Expectations are being raised surrounding a new era of business automation composed of services as adaptive, shared software assets that promise to infuse an enterprise with organization-level agility, federated interoperability, and vendor independence. These expectations have placed demands on what a distributed automation solution classified as "service-oriented" should be capable of, expanding the breadth of the service-oriented paradigm and adding to and further shaping its principles.
So far, eight common and fundamental principles have been identified. Note that these are classified as "common" in that they represent a cross-section of the most widely accepted design approaches and best practices promoted and practiced by the organizations most responsible for realizing the contemporary SOA movement.
Here then are the common principles of service-orientation:
- services are loosely coupled
- services share a formal contract
- services abstract underlying logic
- services are composable
- services are reusable
- services are autonomous
- services are stateless
- services are discoverable
In this scenarios approach Joe Thykattil, Technology Architect & Sales at TimeWarner / Navisite, presented examples that will allow business-savvy professionals to make informed decisions based on a sound business model. This model covered the technology options in detail as well as a financial analysis. The TCO (Total Cost of Ownership) and ROI (Return on Investment) demonstrated how to start, develop and formulate a business case that will allow both small and large scale projects to achieve...
May. 30, 2015 06:30 AM EDT Reads: 3,289
Storage administrators find themselves walking a line between meeting employees’ demands to use public cloud storage services, and their organizations’ need to store information on-premises for security, performance, cost and compliance reasons. However, as file sharing protocols like CIFS and NFS continue to lose their relevance, simply relying only on a NAS-based environment creates inefficiencies that hurt productivity and the bottom line. IT wants to implement cloud storage it can purchase a...
May. 30, 2015 04:30 AM EDT Reads: 2,908
After a couple of false starts, cloud-based desktop solutions are picking up steam, driven by trends such as BYOD and pervasive high-speed connectivity. In his session at 15th Cloud Expo, Seth Bostock, CEO of IndependenceIT, cut through the hype and the acronyms, and discussed the emergence of full-featured cloud workspaces that do for the desktop what cloud infrastructure did for the server. He also discussed VDI vs DaaS, implementation strategies and evaluation criteria.
May. 30, 2015 04:00 AM EDT Reads: 4,642
I’ve been thinking a bit about microservices (μServices) recently. My immediate reaction is to think: “Isn’t this just yet another new term for the same stuff, Web Services->SOA->APIs->Microservices?” Followed shortly by the thought, “well yes it is, but there are some important differences/distinguishing factors.” Microservices is an evolutionary paradigm born out of the need for simplicity (i.e., get away from the ESB) and alignment with agile (think DevOps) and scalable (think Containerizati...
May. 30, 2015 02:00 AM EDT Reads: 1,518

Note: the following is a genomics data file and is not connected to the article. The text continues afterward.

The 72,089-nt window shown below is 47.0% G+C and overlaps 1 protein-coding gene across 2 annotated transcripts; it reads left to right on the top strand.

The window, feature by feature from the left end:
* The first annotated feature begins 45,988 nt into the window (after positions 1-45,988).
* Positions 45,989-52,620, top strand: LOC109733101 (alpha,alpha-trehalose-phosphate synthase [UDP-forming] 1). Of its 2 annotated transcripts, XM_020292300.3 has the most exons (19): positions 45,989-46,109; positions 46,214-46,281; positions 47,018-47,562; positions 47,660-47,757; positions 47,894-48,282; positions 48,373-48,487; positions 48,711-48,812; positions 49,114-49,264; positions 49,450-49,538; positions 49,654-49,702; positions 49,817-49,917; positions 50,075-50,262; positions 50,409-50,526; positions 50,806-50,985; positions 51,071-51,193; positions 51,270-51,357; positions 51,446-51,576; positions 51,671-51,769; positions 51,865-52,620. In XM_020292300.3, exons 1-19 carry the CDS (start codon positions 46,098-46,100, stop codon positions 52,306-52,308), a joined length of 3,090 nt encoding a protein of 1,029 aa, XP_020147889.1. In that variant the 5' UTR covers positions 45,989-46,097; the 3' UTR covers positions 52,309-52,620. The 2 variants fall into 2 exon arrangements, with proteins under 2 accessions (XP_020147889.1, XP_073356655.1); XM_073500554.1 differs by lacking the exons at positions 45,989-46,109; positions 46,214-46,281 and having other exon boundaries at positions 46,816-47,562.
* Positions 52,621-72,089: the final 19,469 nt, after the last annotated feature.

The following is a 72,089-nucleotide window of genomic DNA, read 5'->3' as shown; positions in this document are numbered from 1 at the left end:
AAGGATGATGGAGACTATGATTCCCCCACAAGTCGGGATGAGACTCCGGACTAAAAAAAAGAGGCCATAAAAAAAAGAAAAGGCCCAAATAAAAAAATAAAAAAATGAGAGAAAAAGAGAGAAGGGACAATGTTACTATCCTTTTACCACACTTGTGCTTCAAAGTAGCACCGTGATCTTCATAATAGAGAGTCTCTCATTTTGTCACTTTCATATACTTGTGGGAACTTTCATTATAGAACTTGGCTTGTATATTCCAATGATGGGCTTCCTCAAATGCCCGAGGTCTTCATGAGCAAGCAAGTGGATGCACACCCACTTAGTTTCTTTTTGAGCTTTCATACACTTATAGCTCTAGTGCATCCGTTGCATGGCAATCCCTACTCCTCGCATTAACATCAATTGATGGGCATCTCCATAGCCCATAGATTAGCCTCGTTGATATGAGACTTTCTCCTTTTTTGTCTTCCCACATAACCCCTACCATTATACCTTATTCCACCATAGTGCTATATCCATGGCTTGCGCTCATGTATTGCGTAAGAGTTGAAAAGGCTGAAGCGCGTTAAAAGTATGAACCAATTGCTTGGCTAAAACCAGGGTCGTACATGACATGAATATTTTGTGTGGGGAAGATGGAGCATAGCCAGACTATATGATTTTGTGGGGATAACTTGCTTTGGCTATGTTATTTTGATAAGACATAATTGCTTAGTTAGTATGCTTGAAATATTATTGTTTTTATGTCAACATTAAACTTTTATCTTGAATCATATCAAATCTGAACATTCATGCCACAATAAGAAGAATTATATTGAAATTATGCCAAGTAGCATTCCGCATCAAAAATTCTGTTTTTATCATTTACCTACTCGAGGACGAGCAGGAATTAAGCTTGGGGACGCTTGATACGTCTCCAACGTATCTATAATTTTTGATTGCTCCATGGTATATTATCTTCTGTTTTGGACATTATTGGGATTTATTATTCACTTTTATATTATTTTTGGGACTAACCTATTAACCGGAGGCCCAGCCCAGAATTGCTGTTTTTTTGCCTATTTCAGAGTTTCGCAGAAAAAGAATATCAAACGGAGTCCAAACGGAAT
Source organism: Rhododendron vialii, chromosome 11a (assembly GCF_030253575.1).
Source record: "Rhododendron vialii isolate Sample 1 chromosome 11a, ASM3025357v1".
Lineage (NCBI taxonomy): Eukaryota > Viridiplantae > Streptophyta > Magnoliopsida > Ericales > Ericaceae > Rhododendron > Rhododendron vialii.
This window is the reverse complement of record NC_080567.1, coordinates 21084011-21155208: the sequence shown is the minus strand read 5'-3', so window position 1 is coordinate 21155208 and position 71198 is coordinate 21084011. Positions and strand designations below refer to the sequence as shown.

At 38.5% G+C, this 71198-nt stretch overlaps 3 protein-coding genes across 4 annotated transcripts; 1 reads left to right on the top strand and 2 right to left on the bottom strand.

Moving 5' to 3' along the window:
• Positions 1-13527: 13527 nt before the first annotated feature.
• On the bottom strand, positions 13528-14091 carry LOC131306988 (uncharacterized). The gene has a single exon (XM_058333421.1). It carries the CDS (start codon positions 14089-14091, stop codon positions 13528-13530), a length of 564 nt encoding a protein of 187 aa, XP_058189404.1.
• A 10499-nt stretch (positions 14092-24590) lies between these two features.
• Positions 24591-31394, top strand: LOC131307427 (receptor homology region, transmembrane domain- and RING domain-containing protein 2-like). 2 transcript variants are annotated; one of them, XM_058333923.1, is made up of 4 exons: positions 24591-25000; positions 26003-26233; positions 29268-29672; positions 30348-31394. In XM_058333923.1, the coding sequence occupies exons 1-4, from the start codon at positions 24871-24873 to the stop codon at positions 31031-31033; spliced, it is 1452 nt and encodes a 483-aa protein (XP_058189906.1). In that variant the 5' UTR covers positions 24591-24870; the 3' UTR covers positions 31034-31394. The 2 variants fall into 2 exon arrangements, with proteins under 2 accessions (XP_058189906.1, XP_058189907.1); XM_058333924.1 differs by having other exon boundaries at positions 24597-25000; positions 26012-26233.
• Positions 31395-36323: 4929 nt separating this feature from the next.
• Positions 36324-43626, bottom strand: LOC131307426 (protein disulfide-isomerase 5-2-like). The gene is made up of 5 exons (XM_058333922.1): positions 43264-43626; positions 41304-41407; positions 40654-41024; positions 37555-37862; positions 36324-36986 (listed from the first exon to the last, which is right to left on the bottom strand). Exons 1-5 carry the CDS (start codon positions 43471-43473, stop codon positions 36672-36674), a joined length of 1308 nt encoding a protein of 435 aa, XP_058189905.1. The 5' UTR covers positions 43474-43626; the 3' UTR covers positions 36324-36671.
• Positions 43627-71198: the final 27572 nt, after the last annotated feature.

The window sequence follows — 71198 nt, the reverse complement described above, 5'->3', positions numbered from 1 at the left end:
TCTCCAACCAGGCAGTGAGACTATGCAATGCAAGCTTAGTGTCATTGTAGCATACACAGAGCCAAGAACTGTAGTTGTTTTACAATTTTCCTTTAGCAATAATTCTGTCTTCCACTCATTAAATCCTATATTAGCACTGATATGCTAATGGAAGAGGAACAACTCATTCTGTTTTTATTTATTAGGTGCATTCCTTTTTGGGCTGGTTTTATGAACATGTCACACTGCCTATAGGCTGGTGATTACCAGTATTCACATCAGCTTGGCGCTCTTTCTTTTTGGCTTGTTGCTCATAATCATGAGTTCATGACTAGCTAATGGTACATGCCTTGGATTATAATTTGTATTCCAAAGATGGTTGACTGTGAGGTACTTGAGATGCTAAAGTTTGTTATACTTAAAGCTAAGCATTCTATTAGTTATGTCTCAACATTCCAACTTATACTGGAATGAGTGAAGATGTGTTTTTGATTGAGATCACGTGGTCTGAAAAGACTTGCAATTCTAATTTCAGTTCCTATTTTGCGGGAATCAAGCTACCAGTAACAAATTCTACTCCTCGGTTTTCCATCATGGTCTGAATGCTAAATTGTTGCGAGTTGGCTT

There’s a lot of discussion around managing outages in production via the likes of DevOps principles and the corresponding software development lifecycles that does enable higher quality output from development, however, one cannot lay all blame for “bugs” and failures at the feet of those responsible for coding and development. As developers incorporate features and benefits of these paradigm shift, there is a learning curve and a point of not-knowing-what-is-not-known. Sometimes, the only way ...
May. 29, 2015 11:00 PM EDT Reads: 1,347
Right off the bat, Newman advises that we should "think of microservices as a specific approach for SOA in the same way that XP or Scrum are specific approaches for Agile Software development". These analogies are very interesting because my expectation was that microservices is a pattern. So I might infer that microservices is a set of process techniques as opposed to an architectural approach. Yet in the book, Newman clearly includes some elements of concept model and architecture as well as p...
May. 29, 2015 07:00 PM EDT Reads: 3,751
How can you compare one technology or tool to its competitors? Usually, there is no objective comparison available. So how do you know which is better? Eclipse or IntelliJ IDEA? Java EE or Spring? C# or Java? All you can usually find is a holy war and biased comparisons on vendor sites. But luckily, sometimes, you can find a fair comparison. How does this come to be? By having it co-authored by the stakeholders. The binary repository comparison matrix is one of those rare resources. It is edite...
May. 29, 2015 06:00 PM EDT Reads: 1,715
Container technology is sending shock waves through the world of cloud computing. Heralded as the 'next big thing,' containers provide software owners a consistent way to package their software and dependencies while infrastructure operators benefit from a standard way to deploy and run them. Containers present new challenges for tracking usage due to their dynamic nature. They can also be deployed to bare metal, virtual machines and various cloud platforms. How do software owners track the usag...
May. 29, 2015 03:45 PM EDT Reads: 887